Review: Visiting Auschwitz Concentration Camp
One of the most well-known symbols of the Holocaust, it’s important for anyone who travels to Krakow to visit Auschwitz – to actually see what our fellow humans endured, pay homage to over 1 million lives lost and to celebrate its survivors.
Work makes us free?
Auschwitz is a truly other-worldly place that will make a lasting impression on anyone. Only when you stand in front of the large gates at Auschwitz I – the original camp – with the famous ‘Arbeit macht frei’ (“Work Makes Us Free”) sign waving across the top does the significance hit you. All those thousands of people who walked through here daily, with the first arriving from Poland in May 1940 – over 70 years ago.
How they lived
You will see the former living quarters of the prisoners, with some of their pictures hung across the empty corridors in barrack houses that do not feel the slightest bit homely. Rooms full of their belongings and the suitcases in which they brought them here.
See how the people held here were made to live, as well as how they came to pass; their weathered and forlorn shoes, distressed clothes, brushes and combs, pots, pans and even children’s toys. One of the most memorable exhibits is the room filled with the deteriorating hair of thousands of people.
The second site, Auschwitz II – Birkenau steps it up further still. This combined concentration and extermination camp is surrounded by high concrete prison posts and electrified barbed wire firmly surrounding the perimeter of huge green(ish) fields.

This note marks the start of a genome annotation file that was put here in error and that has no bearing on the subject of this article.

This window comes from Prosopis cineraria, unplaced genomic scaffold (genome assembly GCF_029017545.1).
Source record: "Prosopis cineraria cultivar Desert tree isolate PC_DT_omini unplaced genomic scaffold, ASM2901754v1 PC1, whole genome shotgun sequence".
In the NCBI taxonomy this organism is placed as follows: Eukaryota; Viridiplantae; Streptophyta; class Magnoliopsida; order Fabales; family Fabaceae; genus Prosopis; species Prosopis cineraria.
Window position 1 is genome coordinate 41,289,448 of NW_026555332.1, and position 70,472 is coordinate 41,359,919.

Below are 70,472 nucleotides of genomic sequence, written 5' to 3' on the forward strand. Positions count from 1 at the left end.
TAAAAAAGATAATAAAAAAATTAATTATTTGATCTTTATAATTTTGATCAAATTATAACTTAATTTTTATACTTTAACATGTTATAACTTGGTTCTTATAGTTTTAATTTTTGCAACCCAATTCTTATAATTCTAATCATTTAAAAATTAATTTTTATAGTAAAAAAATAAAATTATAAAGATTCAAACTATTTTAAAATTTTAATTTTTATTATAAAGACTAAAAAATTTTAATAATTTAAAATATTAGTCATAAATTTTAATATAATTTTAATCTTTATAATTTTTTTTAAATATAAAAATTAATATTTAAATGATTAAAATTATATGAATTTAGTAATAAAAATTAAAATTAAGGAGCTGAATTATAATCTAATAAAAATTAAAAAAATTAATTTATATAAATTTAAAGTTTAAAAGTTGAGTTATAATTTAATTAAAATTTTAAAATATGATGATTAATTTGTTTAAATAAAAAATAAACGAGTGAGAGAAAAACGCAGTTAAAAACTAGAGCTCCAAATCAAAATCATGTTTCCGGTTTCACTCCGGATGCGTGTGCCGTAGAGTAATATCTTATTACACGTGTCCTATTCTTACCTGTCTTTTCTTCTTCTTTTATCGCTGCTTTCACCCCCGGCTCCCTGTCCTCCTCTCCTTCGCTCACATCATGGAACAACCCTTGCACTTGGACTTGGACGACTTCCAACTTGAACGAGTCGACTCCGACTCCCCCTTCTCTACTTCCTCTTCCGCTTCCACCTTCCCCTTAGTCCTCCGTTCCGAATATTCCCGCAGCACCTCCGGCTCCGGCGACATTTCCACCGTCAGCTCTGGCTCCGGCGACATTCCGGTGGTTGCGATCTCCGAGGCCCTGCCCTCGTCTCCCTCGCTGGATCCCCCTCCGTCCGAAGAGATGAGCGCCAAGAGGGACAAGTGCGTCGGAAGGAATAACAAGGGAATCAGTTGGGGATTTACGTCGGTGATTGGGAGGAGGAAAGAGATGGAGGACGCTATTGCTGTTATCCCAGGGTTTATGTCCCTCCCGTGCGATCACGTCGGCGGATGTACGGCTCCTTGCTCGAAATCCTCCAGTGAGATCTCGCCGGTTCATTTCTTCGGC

Looking at the endless rows of wooden shacks here, the barrack blocks at Auschwitz I actually seem like luxury. It’s shocking to hear how many people had to share these and even more so that they were actually prefabricated horse stables meant for the Eastern Front.
One thing you’ll notice here is how quiet it is, eerily so as if the past has somehow permeated the grounds itself. In fact, many people have reported that no birds fly over the site, whilst others claim this to be a myth.
Auschwitz is an important part of our history, where millions of lives were lost but will never be forgotten. It was survived by an estimated 200,000 people, some of whom are still alive to this day.
About the author
Annette is the Senior Product Manager at AttractionTix. Drawn mostly to places of outstanding natural beauty and historical or cultural significance, her favourite memories are hiking up to the Eagle’s Nest in Bavaria, art trips to Berlin and Paris, and swimming at Ik Kil Cenote in Mexico.